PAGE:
Baloch militants kill 5 Pakistani soldiers in attack 'co-ordinated from Iran'

By Abdul Ghani Kakar


Baloch militants can be seen in this photo released by BRAS February 19 as part of a claim of responsibility for a cross-border attack that killed five Pakistani soldiers. [Courtesy of Abdul Ghani Kakar]

QUETTA -- Baloch militants attacked a paramilitary camp in Turbat District of Balochistan late Tuesday (February 18), killing at least five security personnel and wounding three others.

Baloch Raji Aajoi Saangar (BRAS), an umbrella group of militants, claimed responsibility.

"More than 10 assailants targeted the camp from two different directions with sophisticated weapons," said Sohail Anjum, a senior security official based in Turbat.

Afterward, the militants "fled from the scene to the bordering area of Iran", he said, adding that security forces have launched a search operation.

"Turbat is a very restive area in Balochistan, and we have reports that this attack was co-ordinated from Iran and that the attackers were seen by locals in the area bordering Iran," said Anjum.

Authorities have tightened security arrangements in Turbat and have deployed additional troops on all internal and external routes in Makran Division, according to Anjum.

"The militant group BRAS wants to sabotage development and foreign investment in Balochistan," he added.

BRAS consists of four outlawed groups -- the Balochistan Liberation Army, the Baloch Liberation Front, the Baloch Republican Army and the Baloch Republican Guards.

This group was responsible for an attack on a bus last April in the Ormara area of Gwadar District that left 14 Pakistani Navy and Coast Guard personnel dead.

Iranian support

The Iranian regime actively attempts to portray itself as an ally to Pakistan but continues to undermine the country's security by backing militant groups, Pakistani defence and intelligence officials say.

The Iranian regime is fueling militancy in Balochistan for its strategic interests, said Abdul Qayyum Wakil, a senior political affairs analyst based in Quetta.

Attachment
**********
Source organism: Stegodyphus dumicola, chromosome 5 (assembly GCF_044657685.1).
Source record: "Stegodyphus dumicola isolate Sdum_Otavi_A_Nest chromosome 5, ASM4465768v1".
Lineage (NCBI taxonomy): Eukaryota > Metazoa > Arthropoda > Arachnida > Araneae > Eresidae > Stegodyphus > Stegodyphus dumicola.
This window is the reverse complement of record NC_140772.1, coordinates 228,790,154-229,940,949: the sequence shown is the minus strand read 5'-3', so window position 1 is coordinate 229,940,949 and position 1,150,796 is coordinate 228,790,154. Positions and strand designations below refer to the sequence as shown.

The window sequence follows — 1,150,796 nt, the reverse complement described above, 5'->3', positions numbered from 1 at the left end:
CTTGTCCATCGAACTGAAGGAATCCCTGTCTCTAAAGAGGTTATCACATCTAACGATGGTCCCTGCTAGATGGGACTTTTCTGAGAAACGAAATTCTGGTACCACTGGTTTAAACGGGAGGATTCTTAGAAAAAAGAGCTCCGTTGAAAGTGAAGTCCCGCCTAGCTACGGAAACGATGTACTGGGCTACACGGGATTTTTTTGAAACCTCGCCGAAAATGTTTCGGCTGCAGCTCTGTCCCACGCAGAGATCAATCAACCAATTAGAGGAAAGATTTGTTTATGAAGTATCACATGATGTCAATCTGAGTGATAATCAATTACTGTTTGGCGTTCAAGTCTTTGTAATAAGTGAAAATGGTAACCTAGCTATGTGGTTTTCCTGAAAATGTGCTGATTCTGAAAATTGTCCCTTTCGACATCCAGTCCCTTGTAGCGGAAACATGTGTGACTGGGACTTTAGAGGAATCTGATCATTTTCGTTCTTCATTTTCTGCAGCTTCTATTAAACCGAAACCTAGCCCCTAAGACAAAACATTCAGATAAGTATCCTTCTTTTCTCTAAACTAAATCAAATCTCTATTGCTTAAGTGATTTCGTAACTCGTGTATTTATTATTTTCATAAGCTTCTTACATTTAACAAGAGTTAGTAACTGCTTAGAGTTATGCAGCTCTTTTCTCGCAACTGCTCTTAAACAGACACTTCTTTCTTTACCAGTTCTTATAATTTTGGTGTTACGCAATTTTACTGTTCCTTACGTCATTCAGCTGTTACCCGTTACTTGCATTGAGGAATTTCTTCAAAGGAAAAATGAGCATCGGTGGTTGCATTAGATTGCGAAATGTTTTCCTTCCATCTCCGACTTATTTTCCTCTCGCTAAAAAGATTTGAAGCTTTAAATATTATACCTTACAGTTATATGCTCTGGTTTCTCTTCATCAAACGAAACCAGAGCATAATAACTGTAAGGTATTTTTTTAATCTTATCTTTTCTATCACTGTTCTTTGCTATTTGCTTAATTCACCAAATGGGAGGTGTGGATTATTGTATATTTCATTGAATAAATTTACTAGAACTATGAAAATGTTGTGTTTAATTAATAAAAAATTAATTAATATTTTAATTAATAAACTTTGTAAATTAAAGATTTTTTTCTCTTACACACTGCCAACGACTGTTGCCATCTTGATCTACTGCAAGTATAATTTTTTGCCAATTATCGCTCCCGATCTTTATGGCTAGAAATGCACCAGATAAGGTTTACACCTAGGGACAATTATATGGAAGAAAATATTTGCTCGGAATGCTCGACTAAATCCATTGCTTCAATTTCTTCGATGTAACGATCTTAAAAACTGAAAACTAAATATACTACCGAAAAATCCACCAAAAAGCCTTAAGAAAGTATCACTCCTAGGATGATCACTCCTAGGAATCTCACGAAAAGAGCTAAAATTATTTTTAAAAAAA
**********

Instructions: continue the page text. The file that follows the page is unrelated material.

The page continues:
"Iran is openly violating the terms of bilateral engagement, and such cross-border attacks further expose Iranian designs against our national security," he said.

Militants linked to the Iranian and other hostile regimes are behind the attacks on foreign investment in Balochistan, he said.

"Without local support, militants could not carry out any such attack in restive parts of our bordering areas... it is the need of the hour for the establishment to address the reservations of nationalist parties in Balochistan over foreign investment," he added.

The situation in Balochistan is getting worse day by day, he said.

"Most important, peace cannot be ensured unless the government takes effective steps based on on-the-ground realities in the province," he added.

"The recent attacks in Balochistan are part of a new wave of terrorism in the province... the anti-peace elements have changed their plan of action," said Zahoor Abid, a Quetta-based senior Home Ministry official.

He blamed the Iranian regime for not taking steps as concrete as Pakistan's to secure the border and for allowing cross-border terrorist acts to occur in Balochistan.

"The provincial government is revisiting the security mechanism in the province and the Safe City projects in sensitive areas are also in the final stage," he said. "We are very sure that the completion of Safe City projects will largely benefit our comprehensive security plan."

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